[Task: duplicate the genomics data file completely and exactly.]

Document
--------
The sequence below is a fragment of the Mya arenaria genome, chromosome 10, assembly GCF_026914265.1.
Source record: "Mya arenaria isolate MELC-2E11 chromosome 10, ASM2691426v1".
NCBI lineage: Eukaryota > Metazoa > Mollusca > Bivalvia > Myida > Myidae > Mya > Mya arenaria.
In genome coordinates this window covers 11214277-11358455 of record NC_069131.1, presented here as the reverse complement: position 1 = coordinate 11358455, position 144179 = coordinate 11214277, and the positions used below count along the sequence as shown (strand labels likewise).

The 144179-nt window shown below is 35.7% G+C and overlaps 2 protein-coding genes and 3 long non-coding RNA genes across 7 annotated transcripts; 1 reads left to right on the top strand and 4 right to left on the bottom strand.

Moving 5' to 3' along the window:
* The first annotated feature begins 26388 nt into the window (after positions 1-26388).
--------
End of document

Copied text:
The sequence below is a fragment of the Mya arenaria genome, chromosome 10, assembly GCF_026914265.1.
Source record: "Mya arenaria isolate MELC-2E11 chromosome 10, ASM2691426v1".
NCBI lineage: Eukaryota > Metazoa > Mollusca > Bivalvia > Myida > Myidae > Mya > Mya arenaria.
In genome coordinates this window covers 11214277-11358455 of record NC_069131.1, presented here as the reverse complement: position 1 = coordinate 11358455, position 144179 = coordinate 11214277, and the positions used below count along the sequence as shown (strand labels likewise).

The 144179-nt window shown below is 35.7% G+C and overlaps 2 protein-coding genes and 3 long non-coding RNA genes across 7 annotated transcripts; 1 reads left to right on the top strand and 4 right to left on the bottom strand.

Moving 5' to 3' along the window:
* The first annotated feature begins 26388 nt into the window (after positions 1-26388).